Six year after its democratic revolution in January 25, 2011, Egypt’s political realities are back to square one. Once again, a military officer has been installed in the presidential palace after an election that lacked any measure of democratic competition.
Images of citizens waiting in long queues to cast their votes in parliamentary and presidential elections in 2011 and 2012 have been replaced with ugly scenes of police units rounding up young Egyptians after attempted peaceful demonstrations and with confirmed reports of torture in places of custody and forced disappearances.
Although this authoritarianism is not the country’s first contemporary encounter with undemocratic rule, the fact that it has emerged after a brief democratic opening and a period of citizens’ activism has meant that the ruling military junta, in their quest for power, has resorted to unprecedented aggressions on human rights and freedoms and on the fragile social fabric. As a result, the state apparatus has lost all the checks and balances between an overly dominant military-security complex and its weakened civilian components.
To this end, Egypt’s new authoritarianism has used various tactics and tools, ranging from outright repression to undemocratic law-making and judicial manipulation.
Soon after the 2013 military coup, daily bouts of violence and human rights abuses sponsored by the state had begun to shake Egyptian society and challenge the generals’ claim that their rule was to save the most populous Middle Eastern country from the outbreak of civil strife.
Repression has allowed the ruling junta to induce fear among citizens, to subdue civil society dissent and to eliminate competitive politics through human rights abuses.
Repression has been the major structuring reality of Egypt since 2013.
But it is not the only tool the new authoritarianism is using.
According to various human rights organisations, the number of those imprisoned between 2013 and 2017 has reached approximately 60,000. To accommodate them, the Egyptian authorities have begun building 10 additional prisons.
Reports of forced disappearances documented by local and international human rights organisations put the rate of disappearance at an average of three to four cases a day. There were mass killings when army and security forces disbanded the sit-ins organised by the Muslim Brotherhood supporters in al-Nahda and Rabaa on August 14, 2013.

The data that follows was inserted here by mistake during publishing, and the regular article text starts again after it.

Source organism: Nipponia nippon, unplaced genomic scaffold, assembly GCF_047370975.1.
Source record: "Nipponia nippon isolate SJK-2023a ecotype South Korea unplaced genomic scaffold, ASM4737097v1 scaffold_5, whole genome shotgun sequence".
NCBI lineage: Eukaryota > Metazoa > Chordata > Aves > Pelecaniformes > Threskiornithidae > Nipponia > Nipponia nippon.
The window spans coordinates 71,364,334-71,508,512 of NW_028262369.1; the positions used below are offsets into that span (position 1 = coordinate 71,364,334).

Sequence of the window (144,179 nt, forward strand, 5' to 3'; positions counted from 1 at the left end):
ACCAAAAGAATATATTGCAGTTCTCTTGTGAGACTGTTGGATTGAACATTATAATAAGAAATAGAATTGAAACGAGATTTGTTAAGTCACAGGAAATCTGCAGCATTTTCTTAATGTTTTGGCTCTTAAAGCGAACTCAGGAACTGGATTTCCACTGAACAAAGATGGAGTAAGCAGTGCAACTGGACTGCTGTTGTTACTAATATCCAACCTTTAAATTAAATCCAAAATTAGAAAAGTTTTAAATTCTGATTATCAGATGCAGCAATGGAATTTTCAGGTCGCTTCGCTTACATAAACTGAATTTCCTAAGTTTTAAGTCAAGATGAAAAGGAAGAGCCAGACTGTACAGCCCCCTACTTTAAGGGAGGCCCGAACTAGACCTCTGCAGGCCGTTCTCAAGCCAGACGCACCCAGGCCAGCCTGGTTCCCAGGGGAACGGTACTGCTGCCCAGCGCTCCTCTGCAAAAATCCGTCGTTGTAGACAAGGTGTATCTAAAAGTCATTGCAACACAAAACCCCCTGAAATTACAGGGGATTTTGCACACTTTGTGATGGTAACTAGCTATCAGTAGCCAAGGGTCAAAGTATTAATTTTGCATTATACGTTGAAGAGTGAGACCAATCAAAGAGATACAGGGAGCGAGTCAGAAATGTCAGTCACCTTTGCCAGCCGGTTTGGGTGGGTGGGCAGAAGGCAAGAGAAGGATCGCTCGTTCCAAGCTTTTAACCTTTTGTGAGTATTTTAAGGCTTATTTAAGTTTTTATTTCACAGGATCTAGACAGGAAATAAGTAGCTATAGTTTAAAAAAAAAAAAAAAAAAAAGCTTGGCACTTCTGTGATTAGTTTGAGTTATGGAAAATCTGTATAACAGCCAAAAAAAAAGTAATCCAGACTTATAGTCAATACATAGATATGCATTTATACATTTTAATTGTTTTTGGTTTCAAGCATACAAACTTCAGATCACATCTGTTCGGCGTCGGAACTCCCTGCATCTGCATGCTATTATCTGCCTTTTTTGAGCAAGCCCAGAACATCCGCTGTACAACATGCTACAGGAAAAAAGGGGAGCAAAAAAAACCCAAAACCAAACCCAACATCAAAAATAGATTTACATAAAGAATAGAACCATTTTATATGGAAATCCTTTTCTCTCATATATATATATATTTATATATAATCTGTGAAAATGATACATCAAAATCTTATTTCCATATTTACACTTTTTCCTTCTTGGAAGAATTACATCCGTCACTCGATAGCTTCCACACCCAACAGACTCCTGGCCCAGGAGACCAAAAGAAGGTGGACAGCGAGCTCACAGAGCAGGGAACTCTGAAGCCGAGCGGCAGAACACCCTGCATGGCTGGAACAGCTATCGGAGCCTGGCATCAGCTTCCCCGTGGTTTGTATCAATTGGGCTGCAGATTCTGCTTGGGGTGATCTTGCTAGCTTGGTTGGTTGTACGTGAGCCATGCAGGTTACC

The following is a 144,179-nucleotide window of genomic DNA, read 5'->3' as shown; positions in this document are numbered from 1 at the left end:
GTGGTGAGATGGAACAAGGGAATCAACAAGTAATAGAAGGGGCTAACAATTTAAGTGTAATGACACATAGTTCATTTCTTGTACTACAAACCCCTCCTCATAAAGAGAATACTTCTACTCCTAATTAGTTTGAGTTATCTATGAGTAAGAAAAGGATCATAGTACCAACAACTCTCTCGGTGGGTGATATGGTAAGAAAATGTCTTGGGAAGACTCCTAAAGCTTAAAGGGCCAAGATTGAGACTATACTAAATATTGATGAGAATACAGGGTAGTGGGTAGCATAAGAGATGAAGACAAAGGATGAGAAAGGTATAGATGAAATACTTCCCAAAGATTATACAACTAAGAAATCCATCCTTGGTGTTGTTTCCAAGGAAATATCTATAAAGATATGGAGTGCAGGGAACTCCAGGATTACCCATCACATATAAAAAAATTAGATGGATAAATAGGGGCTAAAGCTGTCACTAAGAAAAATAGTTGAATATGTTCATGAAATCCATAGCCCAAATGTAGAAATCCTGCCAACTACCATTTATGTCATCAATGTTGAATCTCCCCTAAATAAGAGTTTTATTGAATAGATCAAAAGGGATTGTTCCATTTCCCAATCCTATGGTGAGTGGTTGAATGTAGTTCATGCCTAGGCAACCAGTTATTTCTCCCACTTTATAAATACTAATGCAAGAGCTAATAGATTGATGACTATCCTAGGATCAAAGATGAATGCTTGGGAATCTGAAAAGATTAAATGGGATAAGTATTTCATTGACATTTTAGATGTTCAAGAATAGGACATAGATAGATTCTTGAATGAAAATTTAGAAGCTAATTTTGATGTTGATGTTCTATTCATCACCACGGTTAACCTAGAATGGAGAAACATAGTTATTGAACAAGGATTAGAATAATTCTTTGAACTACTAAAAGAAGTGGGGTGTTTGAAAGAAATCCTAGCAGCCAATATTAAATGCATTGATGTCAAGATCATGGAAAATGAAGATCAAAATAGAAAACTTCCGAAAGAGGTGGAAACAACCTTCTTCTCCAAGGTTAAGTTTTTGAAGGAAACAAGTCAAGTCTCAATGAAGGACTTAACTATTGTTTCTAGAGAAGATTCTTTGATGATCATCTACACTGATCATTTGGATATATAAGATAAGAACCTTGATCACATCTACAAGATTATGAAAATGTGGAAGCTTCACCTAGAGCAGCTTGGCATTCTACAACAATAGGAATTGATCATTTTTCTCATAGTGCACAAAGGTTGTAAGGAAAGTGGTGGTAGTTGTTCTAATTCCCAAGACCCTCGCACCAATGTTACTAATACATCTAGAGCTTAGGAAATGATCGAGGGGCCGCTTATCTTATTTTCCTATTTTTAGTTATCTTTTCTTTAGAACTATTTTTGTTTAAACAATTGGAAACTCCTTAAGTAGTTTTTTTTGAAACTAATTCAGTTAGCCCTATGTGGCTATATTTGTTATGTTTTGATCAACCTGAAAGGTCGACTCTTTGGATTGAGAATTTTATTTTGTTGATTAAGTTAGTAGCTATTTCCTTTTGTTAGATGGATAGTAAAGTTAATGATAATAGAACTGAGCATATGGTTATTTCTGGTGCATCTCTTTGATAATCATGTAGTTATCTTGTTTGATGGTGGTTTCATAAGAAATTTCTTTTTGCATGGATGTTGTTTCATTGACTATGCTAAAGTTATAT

Local human rights organisations reported 326 cases of extra judicial killings in 2015, a number which rose to 754 cases in the first half of 2016 alone. In August 2016, the Egyptian Coordination of Rights and Freedoms released a report on prison conditions in Egypt, documenting 1,344 incidents of torture – including direct torture and intentional medical neglect – in detention facilities and prisons between 2015 and 2016.
Several international human rights organisations have confirmed the same shocking findings.
Repression has allowed the ruling junta to induce fear among citizens, to subdue civil society dissent and to eliminate competitive politics.
The eventual goal is to abrogate the freedom of expression and association.
A few years into Egypt’s new authoritarianism, citizens have been herded away from the public space that has been shrinking thanks to government’s crackdown on independent civil society organisations and opposition political parties.
Meanwhile, Egypt’s ruling elite has failed to deliver on the promises made as they stalled the democratic opening and asserted control over state and society.
President Abdel Fattah el-Sisi, the army chief during the 2013 coup, initially portrayed his ascendency to power as the only way to end the threat of terrorism blamed on the ousted President Mohamed Morsi and the Muslim Brotherhood.
Backed by the military establishment, Sisi presented himself as the ultimate guarantor of restoring stability and improving the living conditions of the majority. It was within this context that wide segments of the population, especially those opposed to the democratic opening, supported the coup and saw in Sisi a saviour in uniform.
Although the generals have continued to repeat these promises over the past years, the situation on the ground has deteriorated drastically. The threat of terrorism, predominantly in Sinai – and to a lesser extent on the mainland – has not diminished.
The continuation of terrorist attacks since 2013, as well as the involvement of the military and security forces in indiscriminate killings and other human rights abuses in Sinai, are forcing many Egyptians to question whether the government’s “war of terror” is being pursued efficiently.
The implementation of forced evacuation policies targeting some local communities in Sinai, along with dramatically deteriorated living conditions, have created an environment informed by grievances and radicalisation.